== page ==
We've learned that GIS is a combination of spatial and non-spatial data and we understand that non-spatial data is data about a spatial location. Within the GIS, we store non-spatial data in tables. These data tables can be viewed in ArcGIS and can actually be a few different kinds of files such as Microsoft Excel tables, Microsoft Access databases, Comma Separated Value (CSV) text files, and other kinds of text files which present as row and column based data.
Within the GIS, each spatial file has a non-spatial data table associated with it that has been given the special name of attribute table, or the data table which contains the values which could be attributed to a specific feature. Every spatial file has an attribute table, and when they are associated with a vector file, they are always visible for us to examine and perform calculations with the data. When the attribute table is associated with raster files, the attribute table may or may not be directly accessible for viewing, but understand that even if you can't open it, that doesn’t mean it doesn't exist.
Attribute tables, as we will learn in Chapter Five, contain a few mandatory and software created fields, or the columns of the table which run up and down, such as which geometry type the vector file holds and what the area of each polygon represented in the file is, but the rest of the fields are optional. These optional fields contain all the values that describe a specific feature and are stored right inside the attribute table. However, there are lots and lots of times when we need to take an external data table and join it with the vector file (as we will also learn all about in Chapter Five). These external data tables can house literally decades of information about some spatial features. If you're thinking that sounds like a lot of data, it is. It is a lot of data to store with just one spatial file, which is why we have external data tables.
3.5.2: Recognizing Data Tables in ArcCatalog
Much like vector and raster file icons, data tables have specific icons as well. Most data tables share just a few different icons while Microsoft Excel files have a special icon. ArcGIS even sees column and row presented text files (like CSVs) as table icons (other text files have a specific icon to recognize them as text files). The file icon for data tables which are not directly associated with spatial datain ArcCatalog looks much like a small data table, while Microsoft Excel files (those with a .xls or .xlsx file extension) have a similar looking table. We do not have an icon for attribute tables in ArcCatalog since we know that the advantage of looking at spatial data in the GIS is the 3 - 8 individual files are seen as one single file.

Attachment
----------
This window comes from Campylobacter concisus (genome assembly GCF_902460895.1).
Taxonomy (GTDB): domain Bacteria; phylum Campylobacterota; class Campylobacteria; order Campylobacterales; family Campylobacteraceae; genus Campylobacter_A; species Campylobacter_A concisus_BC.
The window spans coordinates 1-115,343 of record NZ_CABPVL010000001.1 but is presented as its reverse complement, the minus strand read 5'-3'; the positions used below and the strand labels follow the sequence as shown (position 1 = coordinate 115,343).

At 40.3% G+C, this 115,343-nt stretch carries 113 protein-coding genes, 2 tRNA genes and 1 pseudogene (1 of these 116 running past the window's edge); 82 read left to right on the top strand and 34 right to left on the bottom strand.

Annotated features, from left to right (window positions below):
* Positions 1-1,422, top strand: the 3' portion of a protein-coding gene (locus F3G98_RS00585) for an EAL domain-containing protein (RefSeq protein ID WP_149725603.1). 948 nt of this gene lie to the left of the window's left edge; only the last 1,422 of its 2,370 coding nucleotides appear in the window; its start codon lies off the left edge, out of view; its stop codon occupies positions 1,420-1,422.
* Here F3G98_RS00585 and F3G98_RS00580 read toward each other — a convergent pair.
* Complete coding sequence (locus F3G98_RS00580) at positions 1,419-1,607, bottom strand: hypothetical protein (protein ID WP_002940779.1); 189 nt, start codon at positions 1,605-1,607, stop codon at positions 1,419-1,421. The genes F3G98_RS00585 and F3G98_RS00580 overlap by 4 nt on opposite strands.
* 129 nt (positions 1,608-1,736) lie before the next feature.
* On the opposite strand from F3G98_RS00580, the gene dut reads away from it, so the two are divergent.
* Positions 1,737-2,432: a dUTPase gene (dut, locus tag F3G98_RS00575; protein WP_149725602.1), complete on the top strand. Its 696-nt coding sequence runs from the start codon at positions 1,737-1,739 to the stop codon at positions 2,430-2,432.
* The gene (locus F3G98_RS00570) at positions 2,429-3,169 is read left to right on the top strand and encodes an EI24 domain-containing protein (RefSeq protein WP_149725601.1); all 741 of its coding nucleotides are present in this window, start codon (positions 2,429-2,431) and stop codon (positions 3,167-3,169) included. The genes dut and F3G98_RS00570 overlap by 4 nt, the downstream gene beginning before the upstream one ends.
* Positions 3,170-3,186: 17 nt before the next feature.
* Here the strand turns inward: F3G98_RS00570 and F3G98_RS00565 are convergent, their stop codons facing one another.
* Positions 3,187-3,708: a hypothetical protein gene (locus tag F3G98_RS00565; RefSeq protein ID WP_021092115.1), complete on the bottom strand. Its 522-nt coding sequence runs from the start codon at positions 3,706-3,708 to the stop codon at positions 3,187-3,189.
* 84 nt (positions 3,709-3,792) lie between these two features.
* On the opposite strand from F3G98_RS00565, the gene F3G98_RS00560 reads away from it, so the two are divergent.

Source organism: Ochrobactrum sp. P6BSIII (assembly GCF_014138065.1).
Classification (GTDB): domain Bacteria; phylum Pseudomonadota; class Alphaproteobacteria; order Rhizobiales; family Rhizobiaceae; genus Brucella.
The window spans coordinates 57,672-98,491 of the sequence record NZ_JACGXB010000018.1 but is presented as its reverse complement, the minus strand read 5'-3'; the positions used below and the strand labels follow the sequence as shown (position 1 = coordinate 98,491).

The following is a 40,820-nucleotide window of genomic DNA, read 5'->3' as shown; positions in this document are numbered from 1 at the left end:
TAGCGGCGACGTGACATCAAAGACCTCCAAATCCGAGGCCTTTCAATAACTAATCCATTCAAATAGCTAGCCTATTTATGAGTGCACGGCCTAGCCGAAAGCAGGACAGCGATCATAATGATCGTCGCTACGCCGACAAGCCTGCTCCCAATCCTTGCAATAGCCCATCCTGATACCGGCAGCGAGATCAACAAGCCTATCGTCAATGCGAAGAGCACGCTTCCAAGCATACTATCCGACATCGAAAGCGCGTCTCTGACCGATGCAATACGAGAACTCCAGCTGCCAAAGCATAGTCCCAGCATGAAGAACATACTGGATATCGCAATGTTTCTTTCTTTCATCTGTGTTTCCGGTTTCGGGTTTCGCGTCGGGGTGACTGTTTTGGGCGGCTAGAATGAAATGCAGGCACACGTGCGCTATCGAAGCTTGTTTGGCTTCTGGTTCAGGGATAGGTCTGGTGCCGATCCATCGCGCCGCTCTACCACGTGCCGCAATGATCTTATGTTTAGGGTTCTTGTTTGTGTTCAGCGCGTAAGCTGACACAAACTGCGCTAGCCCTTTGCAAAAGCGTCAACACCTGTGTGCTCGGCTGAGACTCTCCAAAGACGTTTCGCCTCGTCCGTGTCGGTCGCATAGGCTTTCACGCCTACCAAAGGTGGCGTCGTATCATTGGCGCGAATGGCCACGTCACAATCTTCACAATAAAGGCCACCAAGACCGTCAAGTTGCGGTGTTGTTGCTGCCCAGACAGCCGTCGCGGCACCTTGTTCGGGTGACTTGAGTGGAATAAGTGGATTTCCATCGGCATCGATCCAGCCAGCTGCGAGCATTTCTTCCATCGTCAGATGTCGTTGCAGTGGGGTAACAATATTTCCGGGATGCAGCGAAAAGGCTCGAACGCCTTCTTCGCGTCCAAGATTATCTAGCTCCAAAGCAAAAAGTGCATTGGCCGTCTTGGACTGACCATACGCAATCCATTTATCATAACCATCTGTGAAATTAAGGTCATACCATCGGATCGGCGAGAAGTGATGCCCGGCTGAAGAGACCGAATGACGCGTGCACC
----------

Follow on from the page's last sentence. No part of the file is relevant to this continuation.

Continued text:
|Figure 3.14: Data Table in ArcGIS Software|
|Non-table based text files||Two example of a non-Excel data table icon||Microsoft Excel data tables|
3.5.3: Data Types in Data Tables
Nominal data (think “noun”-inal data) provides a descriptive record about data, usually the name or description of (okay, that’s an adjective but “adjective”-inal wasn’t as clever) a feature. Examples of nominal data are: Colorado, blue, pine trees. Pretty cut and dry.
Ordinal data (think “order”inal) is numeric or descriptive data which assumes an order or rank and the values are dependent on each other. While ordinal data lands along a scale or ranks values, it must also be assumed that the values do not define the scale, that is to say just because a feature has a value of 10, it is not twice a feature with a value of five. If we had an ordinal scale of soil erosion in an area where feature A. had a value of 5 and feature B. has a value of 10, we can only assume that the value of 5 falls below the value of 10, not that the scale is linear, for it may be exponential (in this case, that is not likely but the point is, ordinal values are only in order, they have no assumed scale). That is where interval/ratio come in.
Interval/ratio values are used when rank, order and absolute differences in magnitudes are being reflected. Interval/ratio values are almost always numeric, whole and positive numbers , and fall on a linear scale - even though these factors do not have to be true to be interval/ratio. Examples of ordinal data might be high, medium, and low, or soil erosion values of 1 - 10, while examples of interval/ratio data might be height, weight, depth, or temperature. As mentioned above, we cannot assume that ordinal data values have scale-dependent order or rank with any other values in the series, such as high, medium, and low; and with interval/ratio data values we can most definitely assume order, rank, and absolute differences - a man who stands 6’ tall is exactly twice as tall as a child at 3’; when it is Denver 35° on most days in January, it’s twice as warm in San Diego at 70°.